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Maslo C, Friedland R, Toubkin M, Laubscher A, Akaloo T, Kama B. Characteristics and Outcomes of Hospitalized Patients in South Africa During the COVID-19 Omicron Wave Compared With Previous Waves. JAMA. 2022;327(6):583–584. doi:10.1001/jama.2021.24868
On November 24, 2021, a SARS-CoV-2 variant of concern, Omicron (B.1.1.529), was identified in South Africa as responsible for a fourth wave of COVID-19.1,2 The high number of spike mutations has raised concerns about its ability to evade vaccine and spread.3,4 We assessed hospitalized patients with a positive SARS-CoV-2 test result during the fourth wave compared with previous waves.
Netcare is a private health care group consisting of 49 acute care hospitals (>10 000 beds) across South Africa. South Africa has experienced 3 COVID-19 waves: (1) June to August 2020 (ancestral variant), (2) November 2020 to January 2021 (Beta), and (3) May to September 2021 (Delta). Cases again started to increase beginning November 15, 2021, coinciding with the identification of Omicron; as of December 7, 26% community positivity rates were reached. We identified the period when 26% positivity rates were reached in the previous waves (wave 1: June 14 to July 6, 2020; wave 2: December 1-23, 2020; wave 3: June 1-23, 2021) and compared them with the fourth wave (November 15 to December 7, 2021).
For triage purposes, Netcare’s policy is to test all admitted patients for COVID-19 with reverse transcriptase–polymerase chain reaction or, from wave 2 onward, a rapid antigen test obtained from a nasopharyngeal swab. All patients hospitalized with a positive COVID-19 result were included. Patient characteristics, need for oxygen supply and mechanical ventilation, admission to intensive care, length of stay (LOS), and mortality rates were extracted from the electronic administration system. Follow-up was through December 20, 2021.
Categorical variables were compared between waves using a χ2 test and continuous variables using 1-way analysis of variance (ANOVA). A 5% significance level (2-sided) was used. Analysis was performed using SAS version 9.4 for Windows (SAS Institute Inc).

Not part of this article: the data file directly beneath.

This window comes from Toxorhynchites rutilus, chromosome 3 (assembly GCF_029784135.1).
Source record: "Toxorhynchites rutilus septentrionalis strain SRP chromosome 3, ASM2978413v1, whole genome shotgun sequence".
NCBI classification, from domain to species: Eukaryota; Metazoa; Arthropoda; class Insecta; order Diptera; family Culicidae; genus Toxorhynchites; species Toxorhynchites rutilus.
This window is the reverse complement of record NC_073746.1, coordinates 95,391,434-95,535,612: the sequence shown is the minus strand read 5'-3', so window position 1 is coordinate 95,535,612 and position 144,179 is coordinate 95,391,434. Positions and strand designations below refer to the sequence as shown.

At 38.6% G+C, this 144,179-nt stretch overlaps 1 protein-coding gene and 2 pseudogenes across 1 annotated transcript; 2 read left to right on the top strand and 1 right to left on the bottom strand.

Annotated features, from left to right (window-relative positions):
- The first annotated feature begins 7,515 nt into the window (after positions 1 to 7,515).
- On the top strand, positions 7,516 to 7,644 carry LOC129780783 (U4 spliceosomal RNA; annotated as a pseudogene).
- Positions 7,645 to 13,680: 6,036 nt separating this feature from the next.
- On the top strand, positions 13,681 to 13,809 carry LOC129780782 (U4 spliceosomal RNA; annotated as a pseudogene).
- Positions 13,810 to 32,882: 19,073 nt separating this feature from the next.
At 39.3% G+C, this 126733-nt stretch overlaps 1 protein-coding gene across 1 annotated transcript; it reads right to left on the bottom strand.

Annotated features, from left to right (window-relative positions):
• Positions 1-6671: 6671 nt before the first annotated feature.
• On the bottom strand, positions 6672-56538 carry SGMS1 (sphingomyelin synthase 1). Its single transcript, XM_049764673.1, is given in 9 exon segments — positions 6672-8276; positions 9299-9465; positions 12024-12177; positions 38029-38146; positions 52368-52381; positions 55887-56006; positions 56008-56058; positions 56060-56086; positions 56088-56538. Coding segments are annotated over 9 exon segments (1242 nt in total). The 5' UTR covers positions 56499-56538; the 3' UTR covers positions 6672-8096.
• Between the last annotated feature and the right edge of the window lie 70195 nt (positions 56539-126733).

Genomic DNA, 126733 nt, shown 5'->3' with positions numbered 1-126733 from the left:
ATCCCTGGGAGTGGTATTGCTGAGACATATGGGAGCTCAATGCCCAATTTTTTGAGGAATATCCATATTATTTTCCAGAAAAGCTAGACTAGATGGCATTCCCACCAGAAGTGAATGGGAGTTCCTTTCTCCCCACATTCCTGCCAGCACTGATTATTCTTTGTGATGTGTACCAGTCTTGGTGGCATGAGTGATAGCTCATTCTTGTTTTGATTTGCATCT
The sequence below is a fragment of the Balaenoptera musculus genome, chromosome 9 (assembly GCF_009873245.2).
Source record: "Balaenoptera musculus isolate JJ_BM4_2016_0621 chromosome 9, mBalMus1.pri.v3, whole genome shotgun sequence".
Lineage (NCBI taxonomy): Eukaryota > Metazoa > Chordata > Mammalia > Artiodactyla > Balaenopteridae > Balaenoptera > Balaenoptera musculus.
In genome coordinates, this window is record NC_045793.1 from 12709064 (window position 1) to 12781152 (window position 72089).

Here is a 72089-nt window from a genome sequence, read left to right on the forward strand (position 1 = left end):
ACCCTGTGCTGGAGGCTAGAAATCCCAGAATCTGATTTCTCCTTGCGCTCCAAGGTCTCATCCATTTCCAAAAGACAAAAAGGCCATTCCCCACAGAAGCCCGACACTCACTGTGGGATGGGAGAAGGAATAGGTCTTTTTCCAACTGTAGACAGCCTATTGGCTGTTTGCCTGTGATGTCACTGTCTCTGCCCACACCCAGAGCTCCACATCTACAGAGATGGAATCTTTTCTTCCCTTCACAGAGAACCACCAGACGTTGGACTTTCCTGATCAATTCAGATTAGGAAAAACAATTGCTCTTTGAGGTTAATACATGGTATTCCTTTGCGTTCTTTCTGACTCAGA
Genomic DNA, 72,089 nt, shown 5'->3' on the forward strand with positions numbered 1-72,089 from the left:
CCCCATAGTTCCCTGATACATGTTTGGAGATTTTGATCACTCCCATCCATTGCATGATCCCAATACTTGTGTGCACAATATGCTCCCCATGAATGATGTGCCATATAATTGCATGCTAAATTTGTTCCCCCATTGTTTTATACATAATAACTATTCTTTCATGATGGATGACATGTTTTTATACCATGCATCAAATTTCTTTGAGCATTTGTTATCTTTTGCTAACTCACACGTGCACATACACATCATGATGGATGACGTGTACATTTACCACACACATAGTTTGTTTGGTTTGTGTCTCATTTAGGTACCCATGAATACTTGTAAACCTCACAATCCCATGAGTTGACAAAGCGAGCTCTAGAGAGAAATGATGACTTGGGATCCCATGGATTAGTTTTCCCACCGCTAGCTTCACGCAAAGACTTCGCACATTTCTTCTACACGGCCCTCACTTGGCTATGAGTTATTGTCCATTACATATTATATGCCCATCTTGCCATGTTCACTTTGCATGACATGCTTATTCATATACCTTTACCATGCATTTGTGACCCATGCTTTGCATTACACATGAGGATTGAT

This study was approved by Pharma-ethics. All patients provided written informed consent.
The number of patients treated in the hospitals during the same early period of each wave differed (2351 in wave 4 vs maximum 6342 in wave 3); however, 68% to 69% of patients presenting to the emergency department with a positive COVID-19 result were admitted to the hospital in the first 3 waves vs 41.3% in wave 4 (Table 1). Patients hospitalized during wave 4 were younger (median age, 36 years vs maximum 59 years in wave 3; P < .001) with a higher proportion of females. Significantly fewer patients with comorbidities were admitted in wave 4, and the proportion presenting with an acute respiratory condition was lower (31.6% in wave 4 vs maximum 91.2% in wave 3; P < .001). Of 971 patients admitted in wave 4, 24.2% were vaccinated, 66.4% were unvaccinated, and vaccination status was unknown for 9.4%.
The proportion of patients requiring oxygen therapy significantly decreased (17.6% in wave 4 vs 74% in wave 3; P < .001), as did the percentage receiving mechanical ventilation (Table 2). Admission to intensive care was 18.5% in wave 4 vs 29.9% in wave 3 (P < .001).
The median LOS (between 7 and 8 days in previous waves) decreased to 3 days in wave 4. The death rate was between 19.7% in wave 1 and 29.1% in wave 3 and decreased to 2.7% in wave 4.
A different pattern of characteristics and outcomes in patients hospitalized with COVID-19 was observed in the early phase of the fourth wave compared with earlier waves in South Africa, with younger patients having fewer comorbidities, fewer hospitalizations and respiratory diagnoses, and a decrease in severity and mortality.
The study has several limitations. First, patients’ virus genotyping was not available. The Omicron variant was estimated to be 81% of the variants isolated by November and 95% isolated by December 2021.4 Second, 7% of the patients were still hospitalized as of December 20. Third, patients’ behavior and the profile of admissions could have differed between waves as different national restrictions and lockdowns were implemented. These factors should not have affected urgent admissions. Fourth, patients admitted for COVID-19 could not be differentiated from asymptomatic patients admitted for other diagnoses with an incidental positive test result, and this likely differed between waves, suggested by the lower proportion admitted with respiratory diagnoses in wave 4.
Further research is needed to determine if the differences between waves are affected by preexisting acquired or natural immunity (44.3% of the adult South African population was vaccinated as of December 20215 and >50% of the population has had previous exposure to SARS-CoV-26) or if Omicron may be less pathogenic than previous variants.
Corresponding Author: Caroline Maslo, MD, PhD, Netcare, 76 Maude St, Sandton 2196, Johannesburg, South Africa (firstname.lastname@example.org).
Accepted for Publication: December 27, 2021.
Published Online: December 30, 2021. doi:10.1001/jama.2021.24868
Author Contributions: Dr Maslo and Ms Kama had full access to all of the data in the study and take responsibility for the integrity of the data and the accuracy of the data analysis.
Concept and design: Maslo, Friedland.
Acquisition, analysis, or interpretation of data: All authors.
Drafting of the manuscript: Maslo, Friedland.
Critical revision of the manuscript for important intellectual content: All authors.
Statistical analysis: Maslo, Akaloo.
Administrative, technical, or material support: Laubscher, Toubkin, Kama.
Supervision: Maslo, Friedland, Laubscher.
Conflict of Interest Disclosures: None reported.